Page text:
The White Sox shored up one black hole from 2007 Thursday while watching another remain unfilled when the big fish swam away to Los Angeles.
With the signing of former Padre and Brewer reliever Scott Linebrink to a 4-year, $19 million contract, the Sox hope to enjoy a few 8th innings in 2008 that don't involve Mike Macdougal walking two batters on eight pitches. (The deal will become official after Linebrink passes a physical.)
Now, Linebrink is by no means one of the "premier" set up men in baseball. Nor is he probably worth a lengthy four-year contract, a risky move for any relief pitcher.
But the message here was clear: the Sox were desperate, with a capital 'D,' for some bullpen help and were willing to overpay to get it. Last year's "untested power arm accumulation" strategy worked out about as well as a Rolling Stones concert with Hell's Angels as security.
So enter the 31-year-old Linebrink, owner of a lifetime 3.21 ERA, to add some veteran presence to the 'pen. In 2005 Linebrink was as dependable as they come for the Padres, sporting a glittering 1.83 ERA and 1.03 WHIP in 73 appearances, anchoring one of the best bullpens in all of baseball and reaching the playoffs for the first of two consecutive years.
But in 2007 the league started to catch up to Linebrink, who has neither an overpowering fastball nor an eye-popping breaking ball, and by the time the he got to Milwaukee in July he contributed more to the Cubs playoff push than the Brewers'.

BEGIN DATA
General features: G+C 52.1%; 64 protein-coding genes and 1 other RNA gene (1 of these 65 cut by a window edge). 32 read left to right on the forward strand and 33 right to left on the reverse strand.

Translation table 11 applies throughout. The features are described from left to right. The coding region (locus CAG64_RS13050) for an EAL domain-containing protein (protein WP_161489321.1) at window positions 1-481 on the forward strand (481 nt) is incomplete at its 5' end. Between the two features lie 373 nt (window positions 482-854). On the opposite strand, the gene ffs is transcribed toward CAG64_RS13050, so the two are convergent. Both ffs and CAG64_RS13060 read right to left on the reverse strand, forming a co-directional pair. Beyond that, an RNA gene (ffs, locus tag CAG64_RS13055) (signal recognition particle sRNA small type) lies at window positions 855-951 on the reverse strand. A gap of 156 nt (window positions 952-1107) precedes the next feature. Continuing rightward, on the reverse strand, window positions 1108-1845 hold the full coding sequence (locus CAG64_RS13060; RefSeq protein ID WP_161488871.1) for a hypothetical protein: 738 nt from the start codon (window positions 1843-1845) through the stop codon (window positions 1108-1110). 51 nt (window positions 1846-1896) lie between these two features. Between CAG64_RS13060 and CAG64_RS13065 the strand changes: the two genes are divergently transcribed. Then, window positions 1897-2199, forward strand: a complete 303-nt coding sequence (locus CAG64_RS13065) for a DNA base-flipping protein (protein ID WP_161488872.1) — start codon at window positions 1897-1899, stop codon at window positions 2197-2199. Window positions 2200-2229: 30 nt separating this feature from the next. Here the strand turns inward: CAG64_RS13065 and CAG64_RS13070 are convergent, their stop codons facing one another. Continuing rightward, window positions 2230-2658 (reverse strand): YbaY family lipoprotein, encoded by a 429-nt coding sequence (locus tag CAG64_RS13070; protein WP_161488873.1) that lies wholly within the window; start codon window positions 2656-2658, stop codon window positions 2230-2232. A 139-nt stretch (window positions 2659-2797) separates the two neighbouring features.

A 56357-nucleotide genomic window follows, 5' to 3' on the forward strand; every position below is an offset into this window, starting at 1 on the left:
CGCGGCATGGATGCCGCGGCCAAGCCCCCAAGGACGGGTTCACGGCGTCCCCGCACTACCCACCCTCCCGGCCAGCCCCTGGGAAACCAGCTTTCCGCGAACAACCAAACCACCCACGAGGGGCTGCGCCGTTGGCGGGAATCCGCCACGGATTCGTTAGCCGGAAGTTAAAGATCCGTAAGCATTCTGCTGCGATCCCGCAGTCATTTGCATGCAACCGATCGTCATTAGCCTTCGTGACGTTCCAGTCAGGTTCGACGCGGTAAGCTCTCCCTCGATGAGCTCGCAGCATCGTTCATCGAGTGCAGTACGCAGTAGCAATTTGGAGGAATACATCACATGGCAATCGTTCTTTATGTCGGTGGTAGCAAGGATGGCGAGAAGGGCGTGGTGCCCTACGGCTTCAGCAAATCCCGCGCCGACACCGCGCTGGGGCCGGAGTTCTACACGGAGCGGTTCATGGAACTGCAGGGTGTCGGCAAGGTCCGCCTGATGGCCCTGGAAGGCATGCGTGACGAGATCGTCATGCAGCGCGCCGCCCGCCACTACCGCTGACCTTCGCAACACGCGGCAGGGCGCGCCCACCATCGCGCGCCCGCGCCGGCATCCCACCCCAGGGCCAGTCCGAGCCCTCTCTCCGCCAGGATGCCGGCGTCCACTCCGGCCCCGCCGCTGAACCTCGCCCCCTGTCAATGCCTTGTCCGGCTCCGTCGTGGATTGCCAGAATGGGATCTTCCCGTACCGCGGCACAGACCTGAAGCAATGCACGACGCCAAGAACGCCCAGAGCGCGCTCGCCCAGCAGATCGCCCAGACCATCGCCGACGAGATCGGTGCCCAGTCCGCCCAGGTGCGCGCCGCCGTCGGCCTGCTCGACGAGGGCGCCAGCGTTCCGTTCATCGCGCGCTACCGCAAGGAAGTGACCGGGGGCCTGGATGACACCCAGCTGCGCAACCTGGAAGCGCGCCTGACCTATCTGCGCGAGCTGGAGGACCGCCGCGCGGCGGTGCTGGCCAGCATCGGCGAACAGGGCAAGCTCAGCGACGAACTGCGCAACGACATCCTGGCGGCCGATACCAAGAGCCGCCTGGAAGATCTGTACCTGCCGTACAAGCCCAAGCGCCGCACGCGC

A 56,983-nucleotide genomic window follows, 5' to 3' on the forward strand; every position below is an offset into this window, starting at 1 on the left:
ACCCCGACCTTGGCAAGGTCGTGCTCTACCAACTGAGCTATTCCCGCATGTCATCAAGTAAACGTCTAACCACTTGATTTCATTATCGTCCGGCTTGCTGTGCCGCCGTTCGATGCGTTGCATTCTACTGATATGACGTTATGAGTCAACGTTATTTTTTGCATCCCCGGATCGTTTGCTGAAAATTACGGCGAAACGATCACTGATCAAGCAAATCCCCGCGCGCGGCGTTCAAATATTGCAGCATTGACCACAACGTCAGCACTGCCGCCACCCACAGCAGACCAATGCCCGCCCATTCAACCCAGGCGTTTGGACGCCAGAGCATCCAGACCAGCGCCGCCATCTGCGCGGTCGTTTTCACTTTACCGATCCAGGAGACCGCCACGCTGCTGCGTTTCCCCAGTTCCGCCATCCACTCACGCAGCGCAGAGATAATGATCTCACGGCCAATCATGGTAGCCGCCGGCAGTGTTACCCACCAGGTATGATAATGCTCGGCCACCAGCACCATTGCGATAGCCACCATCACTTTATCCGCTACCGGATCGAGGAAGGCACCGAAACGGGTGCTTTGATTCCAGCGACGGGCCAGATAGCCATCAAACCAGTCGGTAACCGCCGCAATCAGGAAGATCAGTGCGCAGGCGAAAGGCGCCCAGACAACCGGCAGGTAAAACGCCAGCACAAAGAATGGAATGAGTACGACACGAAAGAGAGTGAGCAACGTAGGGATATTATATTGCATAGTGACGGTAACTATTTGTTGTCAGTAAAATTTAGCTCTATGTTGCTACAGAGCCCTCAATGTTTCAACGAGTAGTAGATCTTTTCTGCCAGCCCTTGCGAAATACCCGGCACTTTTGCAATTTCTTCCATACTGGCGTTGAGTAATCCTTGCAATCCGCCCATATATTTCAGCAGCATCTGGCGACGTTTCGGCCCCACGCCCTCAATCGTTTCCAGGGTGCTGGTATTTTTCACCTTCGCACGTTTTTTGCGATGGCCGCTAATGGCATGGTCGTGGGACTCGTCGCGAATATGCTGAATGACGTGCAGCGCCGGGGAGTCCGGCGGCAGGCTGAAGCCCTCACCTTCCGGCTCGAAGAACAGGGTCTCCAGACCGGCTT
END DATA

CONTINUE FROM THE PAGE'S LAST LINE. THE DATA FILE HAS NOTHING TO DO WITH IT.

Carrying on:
The most alarming stat, from the Sox perspective, is his ever-increasing HR rate. He allowed 12 home runs in 2007, after yielding just 13 long balls in total during the previous two years combined. And that was pitching in cavernous Petco Park-imagine how many dingers he might allow facing tougher American League hitters in the launching pad that is the Cell!
Despite his ballooning ERA and fly ball tendencies, Linebrink is a good addition to a Sox bullpen starving for someone who can throw strikes (his career K:BB rate is more than 2 to 1). The Sox bullpen is still probably one piece away from being competitive, but it is a lot better today than it was yesterday.
The outfield situation, on the other hand, became direr when free agent centerfielder Torii Hunter signed an insane 5-year, $90 million contract with the Los Angeles Angels. The same Angels that shelled out $50 million for Gary Matthews Jr. last winter.
Now there's a chance the Dodgers, who signed centerfielder Juan Pierre for $45 million last year, follow through on their front runner status and sign Aaron Rowand to a monster contract of his own. That would add up to about $260 million-worth of centerfielders scooped up by the city of Los Angeles over the past year!
While that makes them look foolish, it doesn't do the Sox any favors. Torii Hunter at $18 million/year, especially a few years into that contract, is laughable, and the Sox definitely dodged a bullet there. But if they don't shell out the big bucks for Rowand, who is also dependable but overrated with regards to his market value, who will be the big centerfield splash?
The Red Sox' Coco Crisp, the Angels' Reggie Willits, the Ray's Rocco Baldelli and the Dodgers' Delwyn Young are all qualified to play centerfield and lead off. None are big splashes. Then there's still the Rays' duo: Carl Crawford and BJ Upton. They won't come cheap but, considering the contracts mediocre veterans are receiving, it would be worth the Sox' while to give up a lot in a trade to acquire Crawford or Upton.
If the Sox could score one "cheap" outfielder and one Ray, they'd add a huge speed contingent to a line up sorely lacking in that department.